EDITOR’S NOTE: The following is another article on Findlay area history adapted from a series written from 1959 to 1974 by the late R.L. Heminger, publisher and editor of The Courier.
The volume “Ohio Trolley Trails,” just published by Harry Christiansen of Cleveland, contains much valuable information with regard to the early interurban line history involving the route between Toledo and Findlay through North Baltimore and Bowling Green.
The Toledo-Findlay streetcar system was long and familiarly known as the Toledo, Bowling Green and Southern Traction Co., with its headquarters in Findlay. But this was not always the name. It started out as the Toledo, Bowling Green and Fremont.
Findlay’s streetcar system and the power plant in connection therewith were under the original ownership of the Hancock Electric Light and Power Co. until early in the new century, when the Toledo, Bowling Green and Southern Traction Co. name came into being.
The Toledo, Bowling Green and Fremont line opened Sept. 16, 1896, running between Toledo and a place, Hopkinsville, one mile north of Bowling Green. The line could not enter Bowling Green because of franchise problems. Finally, on Aug. 24, 1898, a franchise was awarded on condition that the interurban locate its shops and barns in Bowling Green and extend its tracks five miles on south in 1899. A four-track capacity brick barn was built at the south end of Bowling Green in 1900 at a cost of $6,000.
The line was to become a Toledo-Bowling Green-Fremont interurban road. The company built south of Bowling Green to Trombley, making a line of 32 miles overall. Here, plans were developed to turn due east toward Fremont and construction was completed as far east as Jerry City, but never went any further. A special service was run between Jerry City and Trombley for a long time, after the interurban was completed on to Findlay later on.
Around 1900, it was decided to change the original plans and move on south to Findlay instead of going to Fremont. A dozen miles of track was completed on to Mortimer (North Findlay) where a connection was established with the Findlay streetcar system, which had a car running to Mortimer to serve the old Nickel Plate Railroad passengers.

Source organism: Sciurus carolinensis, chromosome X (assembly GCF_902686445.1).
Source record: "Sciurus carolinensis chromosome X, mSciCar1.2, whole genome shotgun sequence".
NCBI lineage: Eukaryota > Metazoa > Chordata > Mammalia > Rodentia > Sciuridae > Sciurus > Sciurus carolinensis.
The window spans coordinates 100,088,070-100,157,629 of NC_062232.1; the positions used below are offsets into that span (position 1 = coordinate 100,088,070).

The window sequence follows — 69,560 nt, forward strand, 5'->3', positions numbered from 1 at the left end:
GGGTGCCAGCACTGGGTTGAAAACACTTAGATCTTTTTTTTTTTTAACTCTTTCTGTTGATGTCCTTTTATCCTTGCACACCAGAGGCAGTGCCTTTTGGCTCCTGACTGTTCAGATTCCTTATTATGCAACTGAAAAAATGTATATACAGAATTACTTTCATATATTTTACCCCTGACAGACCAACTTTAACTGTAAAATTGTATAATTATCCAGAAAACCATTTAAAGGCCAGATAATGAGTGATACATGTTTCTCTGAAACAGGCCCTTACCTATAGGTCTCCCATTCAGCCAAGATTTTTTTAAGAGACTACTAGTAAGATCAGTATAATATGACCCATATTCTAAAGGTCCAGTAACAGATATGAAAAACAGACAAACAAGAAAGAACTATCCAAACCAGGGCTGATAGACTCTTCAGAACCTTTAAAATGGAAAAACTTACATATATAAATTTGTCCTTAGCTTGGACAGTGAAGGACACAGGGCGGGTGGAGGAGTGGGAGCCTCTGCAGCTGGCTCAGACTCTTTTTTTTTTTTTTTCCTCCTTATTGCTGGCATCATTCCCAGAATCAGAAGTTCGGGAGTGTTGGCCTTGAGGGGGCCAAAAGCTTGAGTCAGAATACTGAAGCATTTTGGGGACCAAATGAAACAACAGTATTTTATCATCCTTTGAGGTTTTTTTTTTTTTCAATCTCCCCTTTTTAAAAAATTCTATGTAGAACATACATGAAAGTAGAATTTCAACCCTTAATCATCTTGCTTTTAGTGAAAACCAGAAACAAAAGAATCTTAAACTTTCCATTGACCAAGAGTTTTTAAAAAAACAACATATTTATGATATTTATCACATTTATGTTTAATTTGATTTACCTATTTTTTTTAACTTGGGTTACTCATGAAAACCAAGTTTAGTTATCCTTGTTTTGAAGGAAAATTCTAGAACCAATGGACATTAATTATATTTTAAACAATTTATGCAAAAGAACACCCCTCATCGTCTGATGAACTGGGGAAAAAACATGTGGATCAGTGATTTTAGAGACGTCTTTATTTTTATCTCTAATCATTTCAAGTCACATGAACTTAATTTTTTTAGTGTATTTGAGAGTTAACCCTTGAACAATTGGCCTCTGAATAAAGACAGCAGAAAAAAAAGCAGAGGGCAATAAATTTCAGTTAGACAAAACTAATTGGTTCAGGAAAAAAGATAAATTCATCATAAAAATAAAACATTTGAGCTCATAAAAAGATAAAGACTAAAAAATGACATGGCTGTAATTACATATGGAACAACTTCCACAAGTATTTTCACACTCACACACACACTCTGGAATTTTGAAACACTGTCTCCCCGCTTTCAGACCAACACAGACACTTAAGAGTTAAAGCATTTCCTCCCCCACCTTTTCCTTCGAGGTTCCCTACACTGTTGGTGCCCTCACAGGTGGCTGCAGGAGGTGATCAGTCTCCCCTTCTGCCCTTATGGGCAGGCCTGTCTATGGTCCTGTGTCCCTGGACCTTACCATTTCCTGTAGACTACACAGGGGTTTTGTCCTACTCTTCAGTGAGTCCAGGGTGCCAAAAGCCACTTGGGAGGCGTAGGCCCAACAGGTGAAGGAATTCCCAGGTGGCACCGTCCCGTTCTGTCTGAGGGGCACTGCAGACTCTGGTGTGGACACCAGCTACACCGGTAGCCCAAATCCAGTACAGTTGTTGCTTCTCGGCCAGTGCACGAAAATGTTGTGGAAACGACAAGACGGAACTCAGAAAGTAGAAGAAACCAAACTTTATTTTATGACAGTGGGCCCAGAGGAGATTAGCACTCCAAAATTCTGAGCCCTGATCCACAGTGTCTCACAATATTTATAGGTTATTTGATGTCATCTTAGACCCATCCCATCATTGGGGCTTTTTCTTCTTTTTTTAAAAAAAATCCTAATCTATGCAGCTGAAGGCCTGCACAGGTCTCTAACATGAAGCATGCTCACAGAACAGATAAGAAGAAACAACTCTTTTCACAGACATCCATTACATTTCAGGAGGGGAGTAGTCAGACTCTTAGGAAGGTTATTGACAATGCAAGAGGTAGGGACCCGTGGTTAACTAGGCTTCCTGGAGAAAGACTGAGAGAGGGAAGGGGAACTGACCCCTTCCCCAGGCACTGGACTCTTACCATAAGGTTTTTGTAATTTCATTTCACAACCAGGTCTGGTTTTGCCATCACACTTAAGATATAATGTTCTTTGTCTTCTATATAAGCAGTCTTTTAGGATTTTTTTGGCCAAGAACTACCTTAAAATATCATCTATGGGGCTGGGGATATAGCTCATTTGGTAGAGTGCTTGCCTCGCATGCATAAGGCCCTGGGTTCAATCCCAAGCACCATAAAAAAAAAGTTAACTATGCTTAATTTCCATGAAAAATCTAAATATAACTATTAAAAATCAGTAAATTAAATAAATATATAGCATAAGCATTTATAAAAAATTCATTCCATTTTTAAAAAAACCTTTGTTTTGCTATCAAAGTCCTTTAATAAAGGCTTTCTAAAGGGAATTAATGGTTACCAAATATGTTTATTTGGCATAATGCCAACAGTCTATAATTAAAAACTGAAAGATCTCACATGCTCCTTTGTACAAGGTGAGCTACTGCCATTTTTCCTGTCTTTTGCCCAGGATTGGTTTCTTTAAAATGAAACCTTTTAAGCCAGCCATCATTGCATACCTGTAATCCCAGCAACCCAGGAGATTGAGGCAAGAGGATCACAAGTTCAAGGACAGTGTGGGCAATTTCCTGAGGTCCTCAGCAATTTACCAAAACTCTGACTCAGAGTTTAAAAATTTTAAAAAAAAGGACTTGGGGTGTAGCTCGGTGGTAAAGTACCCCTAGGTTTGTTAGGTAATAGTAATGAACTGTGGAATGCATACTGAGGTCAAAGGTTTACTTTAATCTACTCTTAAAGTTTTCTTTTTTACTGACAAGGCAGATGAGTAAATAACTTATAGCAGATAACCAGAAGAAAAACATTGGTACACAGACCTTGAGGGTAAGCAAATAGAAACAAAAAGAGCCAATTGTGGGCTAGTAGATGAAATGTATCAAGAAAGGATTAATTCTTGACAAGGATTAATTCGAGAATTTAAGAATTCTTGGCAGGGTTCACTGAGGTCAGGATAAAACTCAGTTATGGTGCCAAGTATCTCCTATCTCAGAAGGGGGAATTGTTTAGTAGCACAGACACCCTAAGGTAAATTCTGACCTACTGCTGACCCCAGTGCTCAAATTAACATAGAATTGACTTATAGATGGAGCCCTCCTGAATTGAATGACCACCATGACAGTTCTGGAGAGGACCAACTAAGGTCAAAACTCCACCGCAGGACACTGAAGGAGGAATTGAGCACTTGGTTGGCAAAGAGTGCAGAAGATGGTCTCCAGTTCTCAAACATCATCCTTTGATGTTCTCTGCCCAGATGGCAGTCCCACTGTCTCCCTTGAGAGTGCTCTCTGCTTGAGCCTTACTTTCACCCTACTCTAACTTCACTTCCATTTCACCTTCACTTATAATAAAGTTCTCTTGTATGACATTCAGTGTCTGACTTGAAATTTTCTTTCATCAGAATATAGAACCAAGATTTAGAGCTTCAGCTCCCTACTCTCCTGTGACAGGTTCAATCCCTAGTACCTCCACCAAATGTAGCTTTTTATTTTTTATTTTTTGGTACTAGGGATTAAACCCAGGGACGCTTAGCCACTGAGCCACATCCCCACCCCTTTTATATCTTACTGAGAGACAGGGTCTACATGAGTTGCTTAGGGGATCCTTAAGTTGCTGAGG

This completed the Toledo, Bowling Green and Southern Traction Co.’s route between Findlay and Toledo. In 1904, a corporate name change made the name “Toledo, Urban and Interurban.” Four years later, the line went into receivership and in reorganization emerged again as the Toledo, Bowling Green Southern Traction Co., which was retained for the rest of its life.
While the name was “Toledo Urban and Interurban,” Bowling Green objected strenuously to the elimination of its name from the road’s title, hating to see its name taken from the streetcars.
George Kerper, of Cincinnati, president of the line, announced plans in the middle of the 1900-10 decade to extend the trolley system on to Kenton and LaRue from Findlay, to hook up with streetcar tracks going into Columbus. But nothing ever came of the proposal.
“The TBG&S was a fast line, but its early construction did not have this in mind,” says author Christiansen. “There were many sharp turns and at places the line swung off its path to tiny towns. A good example of this was the twisting, right-angle turn route in the Cygnet area.
“Because of heavy freight business, the line was profitable until 1926. As red ink developed, the end came Sept. 30, 1930.”
Mr. Christiansen mentions an angle of northwestern Ohio streetcar history that many have probably forgotten. There was a streetcar system known as the Lake Erie, Bowling Green and Northern, which operated between Bowling Green and Pemberville on an east and west route, as part of its system. When the line “folded” in 1916, the Toledo, Fostoria and Findlay, operating an interurban service between Findlay and Toledo via Fostoria and Pemberville, bought the Bowling Green-Pemberville stretch of 11 miles and started a competitive service with the Toledo, Bowling Green and Southern between Toledo and Bowling Green. The TF&F carried its passengers on its Toledo-Pemberville line and then transferred them to the Bowling Green-Pemberville branch. It subsequently abandoned the Bowling Green service May 15, 1925, when rails deteriorated.